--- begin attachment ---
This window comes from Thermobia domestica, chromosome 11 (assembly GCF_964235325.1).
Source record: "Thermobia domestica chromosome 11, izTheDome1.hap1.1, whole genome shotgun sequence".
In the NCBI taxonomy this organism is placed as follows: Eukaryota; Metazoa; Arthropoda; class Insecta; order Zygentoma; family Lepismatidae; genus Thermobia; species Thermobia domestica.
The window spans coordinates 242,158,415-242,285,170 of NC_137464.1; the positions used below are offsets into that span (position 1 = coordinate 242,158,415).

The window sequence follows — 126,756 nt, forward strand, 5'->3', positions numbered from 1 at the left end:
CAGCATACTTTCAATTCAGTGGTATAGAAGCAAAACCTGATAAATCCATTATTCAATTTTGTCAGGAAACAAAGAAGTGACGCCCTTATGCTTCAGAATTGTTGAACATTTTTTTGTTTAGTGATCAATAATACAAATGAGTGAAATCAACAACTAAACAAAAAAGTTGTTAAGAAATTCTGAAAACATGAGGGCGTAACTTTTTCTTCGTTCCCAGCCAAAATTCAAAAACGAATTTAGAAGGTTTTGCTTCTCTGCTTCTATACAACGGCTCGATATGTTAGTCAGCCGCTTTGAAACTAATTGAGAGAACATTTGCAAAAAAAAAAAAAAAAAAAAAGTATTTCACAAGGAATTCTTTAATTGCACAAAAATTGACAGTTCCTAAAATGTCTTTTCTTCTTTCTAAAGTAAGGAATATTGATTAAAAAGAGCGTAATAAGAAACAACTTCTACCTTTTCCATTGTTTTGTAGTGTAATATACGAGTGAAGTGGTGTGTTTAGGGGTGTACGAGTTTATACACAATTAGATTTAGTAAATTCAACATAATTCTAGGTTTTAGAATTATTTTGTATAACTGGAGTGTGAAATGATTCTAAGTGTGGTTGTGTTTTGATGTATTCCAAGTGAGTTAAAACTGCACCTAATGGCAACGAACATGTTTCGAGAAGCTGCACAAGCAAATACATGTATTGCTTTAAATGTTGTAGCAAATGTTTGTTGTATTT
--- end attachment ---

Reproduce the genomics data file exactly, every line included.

This window comes from Thermobia domestica, chromosome 11 (assembly GCF_964235325.1).
Source record: "Thermobia domestica chromosome 11, izTheDome1.hap1.1, whole genome shotgun sequence".
In the NCBI taxonomy this organism is placed as follows: Eukaryota; Metazoa; Arthropoda; class Insecta; order Zygentoma; family Lepismatidae; genus Thermobia; species Thermobia domestica.
The window spans coordinates 242,158,415-242,285,170 of NC_137464.1; the positions used below are offsets into that span (position 1 = coordinate 242,158,415).

The window sequence follows — 126,756 nt, forward strand, 5'->3', positions numbered from 1 at the left end:
CAGCATACTTTCAATTCAGTGGTATAGAAGCAAAACCTGATAAATCCATTATTCAATTTTGTCAGGAAACAAAGAAGTGACGCCCTTATGCTTCAGAATTGTTGAACATTTTTTTGTTTAGTGATCAATAATACAAATGAGTGAAATCAACAACTAAACAAAAAAGTTGTTAAGAAATTCTGAAAACATGAGGGCGTAACTTTTTCTTCGTTCCCAGCCAAAATTCAAAAACGAATTTAGAAGGTTTTGCTTCTCTGCTTCTATACAACGGCTCGATATGTTAGTCAGCCGCTTTGAAACTAATTGAGAGAACATTTGCAAAAAAAAAAAAAAAAAAAAAGTATTTCACAAGGAATTCTTTAATTGCACAAAAATTGACAGTTCCTAAAATGTCTTTTCTTCTTTCTAAAGTAAGGAATATTGATTAAAAAGAGCGTAATAAGAAACAACTTCTACCTTTTCCATTGTTTTGTAGTGTAATATACGAGTGAAGTGGTGTGTTTAGGGGTGTACGAGTTTATACACAATTAGATTTAGTAAATTCAACATAATTCTAGGTTTTAGAATTATTTTGTATAACTGGAGTGTGAAATGATTCTAAGTGTGGTTGTGTTTTGATGTATTCCAAGTGAGTTAAAACTGCACCTAATGGCAACGAACATGTTTCGAGAAGCTGCACAAGCAAATACATGTATTGCTTTAAATGTTGTAGCAAATGTTTGTTGTATTT